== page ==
I travelled to Mayibout 2 in 2004 to investigate why deadly diseases new to humans were emerging from biodiversity “hotspots” such as tropical rainforests and bushmeat markets in African and Asian cities.

It took a day by canoe and then many hours along degraded forest logging roads, passing Baka villages and a small goldmine, to reach the village. There, I found traumatised people still fearful that the deadly virus, which kills up to 90% of the people it infects, would return.

Villagers told me how children had gone into the forest with dogs that had killed the chimp. They said that everyone who cooked or ate it got a terrible fever within a few hours. Some died immediately, while others were taken down the river to hospital. A few, like Nesto Bematsick, recovered. “We used to love the forest, now we fear it,” he told me. Many of Bematsick’s family members died.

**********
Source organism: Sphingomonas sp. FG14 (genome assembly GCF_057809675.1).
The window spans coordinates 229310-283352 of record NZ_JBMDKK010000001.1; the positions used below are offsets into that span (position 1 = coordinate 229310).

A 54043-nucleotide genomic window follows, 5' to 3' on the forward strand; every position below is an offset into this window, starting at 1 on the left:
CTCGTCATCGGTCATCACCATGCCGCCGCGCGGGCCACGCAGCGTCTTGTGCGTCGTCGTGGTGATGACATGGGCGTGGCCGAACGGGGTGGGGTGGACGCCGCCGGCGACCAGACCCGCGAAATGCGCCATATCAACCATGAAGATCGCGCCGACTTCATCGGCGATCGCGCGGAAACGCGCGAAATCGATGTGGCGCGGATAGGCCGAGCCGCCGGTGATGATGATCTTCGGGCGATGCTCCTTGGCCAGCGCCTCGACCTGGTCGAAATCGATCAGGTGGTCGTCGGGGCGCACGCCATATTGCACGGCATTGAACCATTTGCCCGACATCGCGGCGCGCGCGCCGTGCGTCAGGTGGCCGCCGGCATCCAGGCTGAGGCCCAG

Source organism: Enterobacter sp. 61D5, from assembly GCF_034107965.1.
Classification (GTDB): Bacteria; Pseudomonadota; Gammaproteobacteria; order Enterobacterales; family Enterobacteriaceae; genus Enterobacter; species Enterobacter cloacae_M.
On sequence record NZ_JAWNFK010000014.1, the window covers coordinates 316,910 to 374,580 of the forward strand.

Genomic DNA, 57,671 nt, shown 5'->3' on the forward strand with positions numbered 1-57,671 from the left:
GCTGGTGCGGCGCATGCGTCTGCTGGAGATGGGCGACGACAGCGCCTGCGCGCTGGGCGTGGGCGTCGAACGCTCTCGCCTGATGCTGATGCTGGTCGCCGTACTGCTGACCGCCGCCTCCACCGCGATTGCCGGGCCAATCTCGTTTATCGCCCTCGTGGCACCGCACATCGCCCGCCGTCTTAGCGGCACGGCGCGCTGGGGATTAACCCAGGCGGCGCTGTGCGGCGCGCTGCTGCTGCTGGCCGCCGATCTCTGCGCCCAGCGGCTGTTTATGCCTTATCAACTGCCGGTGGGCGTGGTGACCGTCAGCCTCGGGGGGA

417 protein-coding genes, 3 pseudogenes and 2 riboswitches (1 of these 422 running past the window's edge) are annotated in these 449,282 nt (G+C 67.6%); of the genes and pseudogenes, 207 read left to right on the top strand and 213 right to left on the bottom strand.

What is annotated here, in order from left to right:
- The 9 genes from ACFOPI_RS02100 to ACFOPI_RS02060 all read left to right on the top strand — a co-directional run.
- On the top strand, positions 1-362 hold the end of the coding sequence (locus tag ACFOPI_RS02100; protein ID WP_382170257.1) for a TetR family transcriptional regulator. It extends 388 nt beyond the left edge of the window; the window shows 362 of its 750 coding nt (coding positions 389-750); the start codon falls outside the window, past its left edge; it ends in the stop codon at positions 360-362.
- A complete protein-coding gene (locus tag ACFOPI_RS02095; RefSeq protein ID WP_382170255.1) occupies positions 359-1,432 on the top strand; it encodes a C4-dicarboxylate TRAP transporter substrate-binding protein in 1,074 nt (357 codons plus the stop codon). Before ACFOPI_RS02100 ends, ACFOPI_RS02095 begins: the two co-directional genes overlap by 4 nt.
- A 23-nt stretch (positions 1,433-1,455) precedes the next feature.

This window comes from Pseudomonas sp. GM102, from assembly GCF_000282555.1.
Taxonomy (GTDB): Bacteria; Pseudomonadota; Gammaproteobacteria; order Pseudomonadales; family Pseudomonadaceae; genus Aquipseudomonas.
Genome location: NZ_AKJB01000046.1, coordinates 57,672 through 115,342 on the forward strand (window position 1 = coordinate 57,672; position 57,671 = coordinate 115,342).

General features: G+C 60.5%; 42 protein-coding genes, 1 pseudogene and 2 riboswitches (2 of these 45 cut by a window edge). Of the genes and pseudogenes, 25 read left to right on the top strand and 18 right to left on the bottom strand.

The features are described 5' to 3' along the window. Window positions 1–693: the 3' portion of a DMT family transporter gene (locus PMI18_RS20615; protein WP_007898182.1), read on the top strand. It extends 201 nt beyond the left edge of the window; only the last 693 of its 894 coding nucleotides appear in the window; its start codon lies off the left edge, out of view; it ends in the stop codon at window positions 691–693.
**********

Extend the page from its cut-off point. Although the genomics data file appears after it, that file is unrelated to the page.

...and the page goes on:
Only a decade or two ago it was widely thought that tropical forests and intact natural environments teeming with exotic wildlife threatened humans by harbouring the viruses and pathogens that lead to new diseases in humans such as Ebola, HIV and dengue.

But a number of researchers today think that it is actually humanity’s destruction of biodiversity that creates the conditions for new viruses and diseases such as Covid-19, the viral disease that emerged in China in December 2019, to arise – with profound health and economic impacts in rich and poor countries alike. In fact, a new discipline, planetary health, is emerging that focuses on the increasingly visible connections between the wellbeing of humans, other living things and entire ecosystems.